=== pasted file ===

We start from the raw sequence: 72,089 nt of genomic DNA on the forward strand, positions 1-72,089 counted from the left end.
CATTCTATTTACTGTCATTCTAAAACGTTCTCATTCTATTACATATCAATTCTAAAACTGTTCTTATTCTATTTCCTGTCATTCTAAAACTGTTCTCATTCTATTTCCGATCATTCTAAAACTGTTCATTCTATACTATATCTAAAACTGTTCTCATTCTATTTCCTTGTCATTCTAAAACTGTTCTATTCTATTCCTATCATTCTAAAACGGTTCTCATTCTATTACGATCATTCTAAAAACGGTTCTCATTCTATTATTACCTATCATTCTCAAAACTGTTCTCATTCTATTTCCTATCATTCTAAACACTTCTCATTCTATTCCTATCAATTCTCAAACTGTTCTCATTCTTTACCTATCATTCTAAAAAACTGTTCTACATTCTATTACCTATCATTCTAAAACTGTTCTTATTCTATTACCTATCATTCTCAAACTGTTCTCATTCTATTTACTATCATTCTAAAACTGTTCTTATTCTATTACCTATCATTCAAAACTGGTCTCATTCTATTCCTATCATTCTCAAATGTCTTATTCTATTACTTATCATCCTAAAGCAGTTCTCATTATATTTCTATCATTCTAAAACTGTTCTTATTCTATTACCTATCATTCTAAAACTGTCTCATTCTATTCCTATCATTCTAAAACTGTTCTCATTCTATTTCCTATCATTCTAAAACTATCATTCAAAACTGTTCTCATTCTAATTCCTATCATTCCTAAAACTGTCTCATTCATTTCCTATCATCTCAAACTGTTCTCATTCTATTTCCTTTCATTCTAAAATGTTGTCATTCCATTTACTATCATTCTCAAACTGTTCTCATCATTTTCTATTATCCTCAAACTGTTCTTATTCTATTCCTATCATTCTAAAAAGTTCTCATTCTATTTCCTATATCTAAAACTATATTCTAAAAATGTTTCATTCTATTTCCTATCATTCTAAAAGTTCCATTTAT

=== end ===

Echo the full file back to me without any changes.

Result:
We start from the raw sequence: 72,089 nt of genomic DNA on the forward strand, positions 1-72,089 counted from the left end.
CATTCTATTTACTGTCATTCTAAAACGTTCTCATTCTATTACATATCAATTCTAAAACTGTTCTTATTCTATTTCCTGTCATTCTAAAACTGTTCTCATTCTATTTCCGATCATTCTAAAACTGTTCATTCTATACTATATCTAAAACTGTTCTCATTCTATTTCCTTGTCATTCTAAAACTGTTCTATTCTATTCCTATCATTCTAAAACGGTTCTCATTCTATTACGATCATTCTAAAAACGGTTCTCATTCTATTATTACCTATCATTCTCAAAACTGTTCTCATTCTATTTCCTATCATTCTAAACACTTCTCATTCTATTCCTATCAATTCTCAAACTGTTCTCATTCTTTACCTATCATTCTAAAAAACTGTTCTACATTCTATTACCTATCATTCTAAAACTGTTCTTATTCTATTACCTATCATTCTCAAACTGTTCTCATTCTATTTACTATCATTCTAAAACTGTTCTTATTCTATTACCTATCATTCAAAACTGGTCTCATTCTATTCCTATCATTCTCAAATGTCTTATTCTATTACTTATCATCCTAAAGCAGTTCTCATTATATTTCTATCATTCTAAAACTGTTCTTATTCTATTACCTATCATTCTAAAACTGTCTCATTCTATTCCTATCATTCTAAAACTGTTCTCATTCTATTTCCTATCATTCTAAAACTATCATTCAAAACTGTTCTCATTCTAATTCCTATCATTCCTAAAACTGTCTCATTCATTTCCTATCATCTCAAACTGTTCTCATTCTATTTCCTTTCATTCTAAAATGTTGTCATTCCATTTACTATCATTCTCAAACTGTTCTCATCATTTTCTATTATCCTCAAACTGTTCTTATTCTATTCCTATCATTCTAAAAAGTTCTCATTCTATTTCCTATATCTAAAACTATATTCTAAAAATGTTTCATTCTATTTCCTATCATTCTAAAAGTTCCATTTAT